It’s week seven on GBBO and we’re on the home run with the quarter finals in sight.
As if the pressure wasn’t cranked-up enough, we had a Bake Off first - and probably last - with vegan week. Some hysterical viewers tried to stage a boycott due to the breaking with tradition, but at least we had challenges we actually recognised as the contestants made tarts, meringue and cakes as the order of the day.
There’s nothing in the world that doesn’t taste better with butter, be it meat, fish, vegetables or cake - everything is improved by one of the culinary wonders of the world, so my hopes might not have been high had I not recently started embracing my inner-vegan. Aquafaba, nutritional yeast, oat cream, cashew milk, arrowroot cheese – the vegan world is now my oyster chickpea. I’ll be teaching vegan dishes at my cookery school next year, so this week’s GBBO was like homework.
Jon had a distinct lack of enthusiasm for the day’s task: “Every meal I have contains meat,” he said, “can we have kebab week soon?”. He had the crazed idea of deep-frying his falafel and putting them in a tart case with purple potatoes. His other batch looked like he’d made them with a hammer and it set the tone for an episode in which he did a great deal of eye-rolling and huffing.
Kim-Joy gave us the shock of the series so far by claiming she wasn’t an animal person, and then produced meat-free tarts decorated with squirrels - perhaps she was inspired by my review of last week. The poor lady also received the back-handed compliment of the season from Noel, who said she looked as if she “knew her way around a vegan recipe”.
Briony caramelized her onions with Prosecco (a senseless waste of booze) and Rahul gave us something call Ghugni Chat (which I’m sure is kitchen French for cat). “Poetry,” said Prue of Rahul’s tarts, “who’d have thought that was vegan?”
Vegan and French is not something you often hear together, yet Manon impressed the judges with her summer and winter tartlets with vegan béchamel and chestnuts. I wasn’t particularly impressed with any of them.
This week’s technical challenge was to make a chickpea-water meringue (or Aquafaba Pavlova as the trendies call it). First, you must milk your chickpeas: I’ve washed more tinned bean water down the plughole than I care to remember, it smells odd and the thought of it in one of my favourite desserts makes me quite queasy. However, they all made a decent fist of it. Manon’s was, once again, the best, but Rahul still won the challenge. I’m telling you, Paul is blinkered in his adoration of Rahul: never trust a cook who looks permanently pained and clearly doesn’t enjoy the task of baking for others. Misery isn’t an ingredient you want in your dessert.
On the note of misery, Kim-Joy really struggles in the technical challenges and this week was no exception – her pavlova looked like a paving slab from the 1970s and while she triumphs in other rounds, this one always sees her fall flat. Like a chickpea meringue.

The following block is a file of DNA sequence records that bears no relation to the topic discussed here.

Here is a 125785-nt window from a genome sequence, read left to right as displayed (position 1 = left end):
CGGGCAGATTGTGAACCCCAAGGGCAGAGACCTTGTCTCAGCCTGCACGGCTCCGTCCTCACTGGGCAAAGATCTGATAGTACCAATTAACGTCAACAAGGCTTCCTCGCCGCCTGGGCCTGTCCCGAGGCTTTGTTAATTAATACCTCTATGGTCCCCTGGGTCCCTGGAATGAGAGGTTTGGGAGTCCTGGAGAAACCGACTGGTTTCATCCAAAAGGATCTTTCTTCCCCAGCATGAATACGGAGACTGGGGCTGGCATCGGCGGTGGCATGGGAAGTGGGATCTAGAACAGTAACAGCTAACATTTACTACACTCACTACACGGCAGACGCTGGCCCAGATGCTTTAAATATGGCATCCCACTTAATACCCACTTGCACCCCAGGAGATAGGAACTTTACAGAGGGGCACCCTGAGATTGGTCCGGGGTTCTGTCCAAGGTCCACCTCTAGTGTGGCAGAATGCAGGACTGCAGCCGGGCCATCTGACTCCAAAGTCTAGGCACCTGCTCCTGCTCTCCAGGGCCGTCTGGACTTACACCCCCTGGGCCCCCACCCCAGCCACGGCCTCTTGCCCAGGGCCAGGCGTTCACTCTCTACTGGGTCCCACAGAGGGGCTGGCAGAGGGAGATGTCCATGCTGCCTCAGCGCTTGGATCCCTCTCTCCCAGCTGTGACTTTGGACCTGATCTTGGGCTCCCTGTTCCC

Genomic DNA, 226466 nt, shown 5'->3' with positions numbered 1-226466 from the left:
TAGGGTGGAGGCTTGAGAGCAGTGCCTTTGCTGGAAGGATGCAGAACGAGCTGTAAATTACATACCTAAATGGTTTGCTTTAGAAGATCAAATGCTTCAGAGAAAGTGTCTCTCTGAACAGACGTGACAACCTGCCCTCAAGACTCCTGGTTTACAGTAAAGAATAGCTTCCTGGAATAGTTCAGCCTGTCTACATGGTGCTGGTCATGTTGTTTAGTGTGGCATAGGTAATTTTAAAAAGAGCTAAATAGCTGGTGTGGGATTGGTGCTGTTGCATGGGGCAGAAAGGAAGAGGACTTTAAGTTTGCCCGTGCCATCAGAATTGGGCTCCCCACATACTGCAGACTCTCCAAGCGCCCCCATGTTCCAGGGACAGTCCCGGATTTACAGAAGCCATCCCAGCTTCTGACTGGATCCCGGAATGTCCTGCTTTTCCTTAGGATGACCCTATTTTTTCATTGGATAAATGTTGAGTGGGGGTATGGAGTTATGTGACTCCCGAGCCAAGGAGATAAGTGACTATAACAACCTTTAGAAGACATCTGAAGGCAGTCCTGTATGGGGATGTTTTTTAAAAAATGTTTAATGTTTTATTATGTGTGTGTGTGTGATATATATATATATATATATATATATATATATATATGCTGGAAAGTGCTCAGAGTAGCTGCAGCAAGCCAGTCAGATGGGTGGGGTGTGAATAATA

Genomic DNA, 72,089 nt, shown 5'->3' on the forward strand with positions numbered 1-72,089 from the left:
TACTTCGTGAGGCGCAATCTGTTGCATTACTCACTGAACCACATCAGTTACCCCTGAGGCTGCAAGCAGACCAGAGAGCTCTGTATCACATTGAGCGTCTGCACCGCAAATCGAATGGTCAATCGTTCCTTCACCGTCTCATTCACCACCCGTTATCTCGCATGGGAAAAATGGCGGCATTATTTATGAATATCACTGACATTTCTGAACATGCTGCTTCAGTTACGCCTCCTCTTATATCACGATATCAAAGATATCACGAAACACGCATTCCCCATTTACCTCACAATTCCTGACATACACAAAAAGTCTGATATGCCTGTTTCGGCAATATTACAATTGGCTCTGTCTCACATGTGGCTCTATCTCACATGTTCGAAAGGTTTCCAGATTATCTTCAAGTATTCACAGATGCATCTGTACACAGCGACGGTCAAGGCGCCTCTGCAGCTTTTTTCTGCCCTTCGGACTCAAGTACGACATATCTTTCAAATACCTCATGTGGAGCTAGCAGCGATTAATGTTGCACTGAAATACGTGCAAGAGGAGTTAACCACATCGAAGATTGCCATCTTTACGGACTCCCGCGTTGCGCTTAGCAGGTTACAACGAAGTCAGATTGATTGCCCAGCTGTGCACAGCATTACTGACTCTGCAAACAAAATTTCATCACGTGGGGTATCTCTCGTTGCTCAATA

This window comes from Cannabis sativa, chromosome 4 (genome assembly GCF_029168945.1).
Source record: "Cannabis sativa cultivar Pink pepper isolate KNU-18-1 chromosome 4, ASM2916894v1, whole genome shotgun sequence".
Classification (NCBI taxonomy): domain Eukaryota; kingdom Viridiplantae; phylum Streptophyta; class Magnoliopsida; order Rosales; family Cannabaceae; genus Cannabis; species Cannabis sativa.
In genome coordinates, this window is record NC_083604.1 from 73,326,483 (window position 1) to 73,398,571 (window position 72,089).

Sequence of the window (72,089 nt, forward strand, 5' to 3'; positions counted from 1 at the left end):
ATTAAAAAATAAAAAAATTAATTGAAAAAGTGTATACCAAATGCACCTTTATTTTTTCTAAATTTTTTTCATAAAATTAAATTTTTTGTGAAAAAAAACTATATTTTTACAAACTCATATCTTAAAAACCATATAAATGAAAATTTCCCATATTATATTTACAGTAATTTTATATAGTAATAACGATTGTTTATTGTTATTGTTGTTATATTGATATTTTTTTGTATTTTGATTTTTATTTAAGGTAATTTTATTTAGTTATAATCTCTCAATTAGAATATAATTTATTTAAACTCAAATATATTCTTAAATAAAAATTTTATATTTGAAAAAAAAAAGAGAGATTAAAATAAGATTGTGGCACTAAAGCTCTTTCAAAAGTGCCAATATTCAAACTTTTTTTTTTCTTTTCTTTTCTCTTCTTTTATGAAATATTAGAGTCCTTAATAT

Prue and Paul ran out of ideas for the showstopper, and so asked for a vegan celebration cake with no brief other than no butter, eggs, cream, milk or beef. Briony had the advantage because (like my almost-three-year-old grandson) her brother can’t tolerate dairy and so she wasn’t phased in the least: it showed as she produced a beautiful hazelnut mocha number complete with roses.
“Not an animal lover” Kim-Joy went for a fox theme, with lavender and lemon cake with an unappetizing sounding vegetable shortening icing. Then it was all hands on deck to try to save Ruby’s wonky chocolate, lemon and coconut effort, which slumped like Jon’s attitude to vegan week and, despite some fine teamwork, couldn’t be saved and finally wonked its last as the bakers left the scene of the crime. A horrified Ruby watched from outside the tent, her face dissolving into tears as quickly as her cake dissolved into the floor. Meanwhile, Manon made an enormous three tiered apple spiced cake that promised more than it delivered and a sour-faced Rahul made a car-crash of a chocolate and coconut layer cake – obviously, Paul liked it. Well he would, wouldn’t he.
At this point, I was distracted at home by a celebration cake of my own: a pink iced fondant fancy by my star baker, Mr Kipling.
It was left to Jon, then, to totally lose the plot which he did in some style by making a Del Boy tribute of an Only Fools (and Italians) Eat Horses cake – a shocking departure from his usual baked tribute to Wales. There were layers of leopard print (Noel approved), sheepskin and pineapple which was served on a Trotter suitcase. Paul hated Jon’s “claggy” cake and described it as “hideous” and crude in decoration, although he may well have been talking about his shirt. I think we all called it this week - although Ruby questioned the decision - as Luvverly Jubbly Jon’s reservations proved to be well-founded and he left the tent in his three-wheeler.
Kim-Joy had the last laugh as she was crowned star baker with her second woodland-themed cake of the week – not only does she look like a vegan, according to Paul, she cooks like one, too. Edible animals don’t count, do they?